TIM PEELER: Weinacker Aids Men's Tennis Rise
BY TIM PEELER
RALEIGH, N.C. When it came time for Jay Weinacker to choose a college, he remembered the words NC State tennis coach Jon Choboy spoke to him as a high school sophomore.“He said he could develop me into a very good player,” Weinacker said. “At the end of my junior career, I had moved up in the ITA rankings and I might have been able to go to some bigger schools. But I think I would have come here regardless, because I love Coach Choboy’s philosophy.
“He has made me a better player. I am much better already than I ever thought I could be.”The sophomore from Birmingham, Ala., has helped transform the Wolfpack’s developing program. The No. 27 Wolfpack, with its highest ranking in school history, has never been to the NCAA Tournament’s Sweet Sixteen, but advanced to this point by recording the first post-season wins in school history last week in Chapel Hill, N.C, beating William & Mary 4-0 in the first round and then pulling off a jaw-dropping 4-0 win over arch-rival North Carolina in the second round. It was the Wolfpack’s first win over UNC in men’s tennis since 1988.
The Wolfpack (22-9) will face No. 11 Texas (20-8) Thursday in Athens, Ga., in the NCAA Tournament’s third round. It’s exactly the place Choboy hoped to be when he brought in players like William Noblitt, Nick Cavaday and Weinacker in his last three recruiting classes.“Coach told me when he recruited me Hey, I am bringing you in to help take this program to the next level,’” Weinacker said. “I am fortunate that he saw that in me and he believed in me. I have so much confidence in myself. It is a huge honor to take the team to the next level and hopefully have this team competing for a national championship.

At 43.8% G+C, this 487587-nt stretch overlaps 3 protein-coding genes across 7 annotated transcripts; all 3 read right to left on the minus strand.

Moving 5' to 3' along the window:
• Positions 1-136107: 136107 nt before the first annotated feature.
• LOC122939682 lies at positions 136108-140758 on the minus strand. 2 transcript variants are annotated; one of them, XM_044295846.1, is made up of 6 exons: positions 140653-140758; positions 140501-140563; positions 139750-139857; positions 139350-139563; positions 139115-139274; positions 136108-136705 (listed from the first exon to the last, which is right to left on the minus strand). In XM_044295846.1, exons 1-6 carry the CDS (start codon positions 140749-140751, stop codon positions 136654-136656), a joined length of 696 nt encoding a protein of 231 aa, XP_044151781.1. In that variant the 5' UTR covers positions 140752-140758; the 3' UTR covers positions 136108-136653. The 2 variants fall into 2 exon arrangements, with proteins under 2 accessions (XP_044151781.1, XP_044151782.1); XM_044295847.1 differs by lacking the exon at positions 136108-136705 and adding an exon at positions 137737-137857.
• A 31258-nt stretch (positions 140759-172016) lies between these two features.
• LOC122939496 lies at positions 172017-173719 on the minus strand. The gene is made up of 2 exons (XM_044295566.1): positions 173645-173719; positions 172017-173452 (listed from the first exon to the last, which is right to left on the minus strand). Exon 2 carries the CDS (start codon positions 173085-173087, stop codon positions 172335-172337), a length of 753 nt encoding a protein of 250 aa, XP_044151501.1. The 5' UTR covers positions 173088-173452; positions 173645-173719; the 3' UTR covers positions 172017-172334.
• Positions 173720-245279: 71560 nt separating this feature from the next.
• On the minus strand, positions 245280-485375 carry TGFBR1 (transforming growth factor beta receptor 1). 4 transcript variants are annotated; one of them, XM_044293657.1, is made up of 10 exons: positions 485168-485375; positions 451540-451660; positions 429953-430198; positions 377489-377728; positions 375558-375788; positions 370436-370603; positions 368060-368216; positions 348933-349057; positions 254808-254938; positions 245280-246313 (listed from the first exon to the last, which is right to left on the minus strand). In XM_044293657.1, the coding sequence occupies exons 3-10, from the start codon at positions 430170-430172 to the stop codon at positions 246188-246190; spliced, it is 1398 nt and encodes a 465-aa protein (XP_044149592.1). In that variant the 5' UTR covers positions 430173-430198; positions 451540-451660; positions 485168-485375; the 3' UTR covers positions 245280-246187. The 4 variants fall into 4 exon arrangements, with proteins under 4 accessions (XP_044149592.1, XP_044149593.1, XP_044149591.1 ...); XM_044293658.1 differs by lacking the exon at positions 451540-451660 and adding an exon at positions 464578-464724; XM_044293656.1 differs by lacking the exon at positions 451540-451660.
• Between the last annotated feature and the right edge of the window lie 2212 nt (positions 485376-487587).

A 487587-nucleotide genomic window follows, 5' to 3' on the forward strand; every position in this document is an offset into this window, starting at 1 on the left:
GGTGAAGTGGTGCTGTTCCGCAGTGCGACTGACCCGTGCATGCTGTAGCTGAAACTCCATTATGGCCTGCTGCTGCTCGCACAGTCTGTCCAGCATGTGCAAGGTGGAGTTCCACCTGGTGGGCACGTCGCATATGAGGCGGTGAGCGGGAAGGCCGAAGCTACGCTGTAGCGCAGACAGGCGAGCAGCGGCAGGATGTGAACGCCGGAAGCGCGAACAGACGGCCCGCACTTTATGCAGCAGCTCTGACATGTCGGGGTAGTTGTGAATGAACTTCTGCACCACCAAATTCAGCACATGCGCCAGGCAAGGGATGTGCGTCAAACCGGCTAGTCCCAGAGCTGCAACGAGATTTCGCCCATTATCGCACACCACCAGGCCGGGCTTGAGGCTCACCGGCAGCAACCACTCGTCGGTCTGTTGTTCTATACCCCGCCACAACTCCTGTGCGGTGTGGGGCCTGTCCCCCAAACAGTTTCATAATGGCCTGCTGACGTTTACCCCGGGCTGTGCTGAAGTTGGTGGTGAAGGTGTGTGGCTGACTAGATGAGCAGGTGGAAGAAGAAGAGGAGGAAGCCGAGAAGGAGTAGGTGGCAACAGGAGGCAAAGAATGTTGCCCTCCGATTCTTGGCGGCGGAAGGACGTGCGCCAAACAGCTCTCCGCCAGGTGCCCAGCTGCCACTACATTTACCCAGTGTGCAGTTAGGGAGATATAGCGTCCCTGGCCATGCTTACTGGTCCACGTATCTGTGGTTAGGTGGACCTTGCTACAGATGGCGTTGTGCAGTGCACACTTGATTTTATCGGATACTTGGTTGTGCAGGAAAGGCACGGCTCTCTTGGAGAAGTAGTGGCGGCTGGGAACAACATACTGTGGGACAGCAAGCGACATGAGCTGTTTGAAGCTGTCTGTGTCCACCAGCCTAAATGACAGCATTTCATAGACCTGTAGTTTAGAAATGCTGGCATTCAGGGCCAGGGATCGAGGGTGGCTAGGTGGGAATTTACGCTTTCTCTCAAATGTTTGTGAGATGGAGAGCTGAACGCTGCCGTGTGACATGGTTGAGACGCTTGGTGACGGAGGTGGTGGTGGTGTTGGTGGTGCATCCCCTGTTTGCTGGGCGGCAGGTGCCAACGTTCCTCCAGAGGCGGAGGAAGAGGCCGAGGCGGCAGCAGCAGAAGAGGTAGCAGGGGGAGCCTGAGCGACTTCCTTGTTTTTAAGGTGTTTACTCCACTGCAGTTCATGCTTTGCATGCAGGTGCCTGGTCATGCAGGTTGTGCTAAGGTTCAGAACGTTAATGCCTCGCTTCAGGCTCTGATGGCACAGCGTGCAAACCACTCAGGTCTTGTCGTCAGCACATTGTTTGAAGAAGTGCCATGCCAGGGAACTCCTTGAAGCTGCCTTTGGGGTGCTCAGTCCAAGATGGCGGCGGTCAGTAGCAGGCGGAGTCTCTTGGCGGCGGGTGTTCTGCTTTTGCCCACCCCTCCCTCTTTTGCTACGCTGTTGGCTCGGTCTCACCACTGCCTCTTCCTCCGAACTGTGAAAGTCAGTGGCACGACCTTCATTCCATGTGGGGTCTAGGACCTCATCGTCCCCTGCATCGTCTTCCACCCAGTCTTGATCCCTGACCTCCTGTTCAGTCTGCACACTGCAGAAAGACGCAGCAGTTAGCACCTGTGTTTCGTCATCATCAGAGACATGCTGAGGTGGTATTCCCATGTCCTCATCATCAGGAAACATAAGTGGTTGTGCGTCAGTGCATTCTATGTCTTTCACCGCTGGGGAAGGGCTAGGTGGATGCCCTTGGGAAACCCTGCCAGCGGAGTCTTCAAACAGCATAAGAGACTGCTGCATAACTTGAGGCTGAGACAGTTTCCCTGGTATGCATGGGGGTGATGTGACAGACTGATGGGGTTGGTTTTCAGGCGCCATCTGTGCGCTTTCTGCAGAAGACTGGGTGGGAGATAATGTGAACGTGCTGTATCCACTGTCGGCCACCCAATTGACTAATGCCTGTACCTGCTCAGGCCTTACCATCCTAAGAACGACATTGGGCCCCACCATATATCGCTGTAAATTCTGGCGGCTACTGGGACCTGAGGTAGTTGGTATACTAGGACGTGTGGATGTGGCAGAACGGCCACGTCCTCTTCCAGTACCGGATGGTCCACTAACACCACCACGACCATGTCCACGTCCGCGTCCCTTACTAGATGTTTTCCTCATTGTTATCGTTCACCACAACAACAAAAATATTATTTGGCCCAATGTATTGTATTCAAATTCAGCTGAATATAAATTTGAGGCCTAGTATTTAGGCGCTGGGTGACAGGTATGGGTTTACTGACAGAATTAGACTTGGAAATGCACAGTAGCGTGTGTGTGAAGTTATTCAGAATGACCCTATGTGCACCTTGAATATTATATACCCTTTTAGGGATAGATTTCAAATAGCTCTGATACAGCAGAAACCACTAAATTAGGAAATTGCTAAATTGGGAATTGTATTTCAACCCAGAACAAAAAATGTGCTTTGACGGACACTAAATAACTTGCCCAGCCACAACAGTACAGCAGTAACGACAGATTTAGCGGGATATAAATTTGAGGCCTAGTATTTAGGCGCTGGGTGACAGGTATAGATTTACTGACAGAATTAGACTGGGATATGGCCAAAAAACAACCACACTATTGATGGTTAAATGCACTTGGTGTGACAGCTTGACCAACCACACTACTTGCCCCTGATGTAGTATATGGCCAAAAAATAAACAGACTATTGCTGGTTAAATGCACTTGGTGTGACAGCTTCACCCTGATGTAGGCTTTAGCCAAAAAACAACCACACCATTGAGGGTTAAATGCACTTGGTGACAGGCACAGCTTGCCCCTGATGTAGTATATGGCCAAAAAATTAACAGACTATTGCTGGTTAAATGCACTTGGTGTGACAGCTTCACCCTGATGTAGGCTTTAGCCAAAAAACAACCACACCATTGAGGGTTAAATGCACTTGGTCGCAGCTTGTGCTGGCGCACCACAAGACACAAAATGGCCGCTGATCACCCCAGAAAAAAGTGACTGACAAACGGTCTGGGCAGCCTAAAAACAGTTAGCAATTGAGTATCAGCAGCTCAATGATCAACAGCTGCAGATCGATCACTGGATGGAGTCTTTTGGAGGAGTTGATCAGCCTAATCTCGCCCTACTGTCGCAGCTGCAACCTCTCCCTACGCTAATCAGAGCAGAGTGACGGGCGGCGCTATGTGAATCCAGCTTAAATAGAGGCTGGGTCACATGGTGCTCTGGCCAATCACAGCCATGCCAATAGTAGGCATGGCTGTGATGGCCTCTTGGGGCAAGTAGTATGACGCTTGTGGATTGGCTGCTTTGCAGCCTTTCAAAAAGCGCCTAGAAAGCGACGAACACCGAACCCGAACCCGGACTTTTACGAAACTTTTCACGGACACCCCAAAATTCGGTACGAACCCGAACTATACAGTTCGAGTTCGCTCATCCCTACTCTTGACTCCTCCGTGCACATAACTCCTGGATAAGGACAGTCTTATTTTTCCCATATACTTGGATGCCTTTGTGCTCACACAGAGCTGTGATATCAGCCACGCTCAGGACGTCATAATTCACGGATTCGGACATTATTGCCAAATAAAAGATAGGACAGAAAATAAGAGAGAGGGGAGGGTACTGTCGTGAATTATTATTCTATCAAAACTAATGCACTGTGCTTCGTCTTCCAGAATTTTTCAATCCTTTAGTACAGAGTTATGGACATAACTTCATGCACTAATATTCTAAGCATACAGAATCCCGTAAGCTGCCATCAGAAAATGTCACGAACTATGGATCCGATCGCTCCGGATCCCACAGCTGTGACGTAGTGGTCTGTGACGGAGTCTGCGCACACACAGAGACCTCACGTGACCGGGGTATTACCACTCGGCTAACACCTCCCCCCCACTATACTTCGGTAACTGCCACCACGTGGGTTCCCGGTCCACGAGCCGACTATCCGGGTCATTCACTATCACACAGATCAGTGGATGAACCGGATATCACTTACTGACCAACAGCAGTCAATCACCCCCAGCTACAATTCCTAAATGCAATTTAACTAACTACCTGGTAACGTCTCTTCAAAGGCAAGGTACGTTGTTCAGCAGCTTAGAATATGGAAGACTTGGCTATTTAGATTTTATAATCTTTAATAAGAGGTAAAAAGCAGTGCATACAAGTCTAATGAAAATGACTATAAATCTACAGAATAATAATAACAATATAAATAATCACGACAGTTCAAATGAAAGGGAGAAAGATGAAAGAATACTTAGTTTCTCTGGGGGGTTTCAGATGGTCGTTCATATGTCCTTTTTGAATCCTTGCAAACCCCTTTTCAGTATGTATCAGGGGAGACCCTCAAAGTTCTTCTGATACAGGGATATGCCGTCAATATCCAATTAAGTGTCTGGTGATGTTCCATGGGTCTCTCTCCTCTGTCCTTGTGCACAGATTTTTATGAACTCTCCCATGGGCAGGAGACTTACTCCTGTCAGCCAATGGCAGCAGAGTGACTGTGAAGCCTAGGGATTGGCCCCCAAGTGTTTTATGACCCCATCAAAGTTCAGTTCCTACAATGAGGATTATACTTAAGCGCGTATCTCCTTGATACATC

“It’s a huge feeling of satisfaction.”Just five years ago, when Choboy arrived at NC State, there were only four players on the Wolfpack roster. The coach held an open tryout on campus to find one player and brought in another recruit in January to be able to field a full team. But it was an uphill battle for a program that had not had a winning overall record since 1988 before Choboy’s arrival.
Weinacker’s impressive performance over the last two years has given the Wolfpack another talented player on what has become a deep and talented roster of 10 players. In just two seasons, Weinacker has notched 43 spring victories for the Wolfpack, including a school-record 23 last season. All 23 victories were in straight sets. He’s 20-5 so far this season, heading into Thursday’s match with the Longhorns.
Weinacker came to NC State with impeccable credentials, even if Alabama isn’t necessarily the country’s top junior tennis hotbed. He helped Mountain Brook High School win four consecutive Alabama Class 6A state championships during his career, winning three doubles titles and two individual titles for himself. By the time he graduated, he was the USTA’s No. 1 ranked player in the nine-state South Region.Choboy first saw Weinacker at a junior tournament and immediately liked his passion for the game.
“I wanted to keep an eye on him because he was a guy who had a lot of energy on the court,” Choboy said. “You have to work hard to find that in tennis, because everyone is taught to be quiet. Having that ability to have that energy is important for us.”Choboy, who has turned the Wolfpack program around in his five years at the helm, had high expectations for Weinacker when he arrived. Weinacker, who is 9-1 while playing in the No. 3 position and 20-5 overall this season, has exceeded them.
“We projected where he would be after he got here and he is actually ahead of schedule,” Choboy said.And the team, with Weinacker anchoring the middle of the lineup, is moving up the rankings, just as Choboy predicted.
“We are getting better and better and taking bigger jumps,” Weinacker said. “That’s a lot of fun to be a part of.”You may contact Tim Peeler at firstname.lastname@example.org.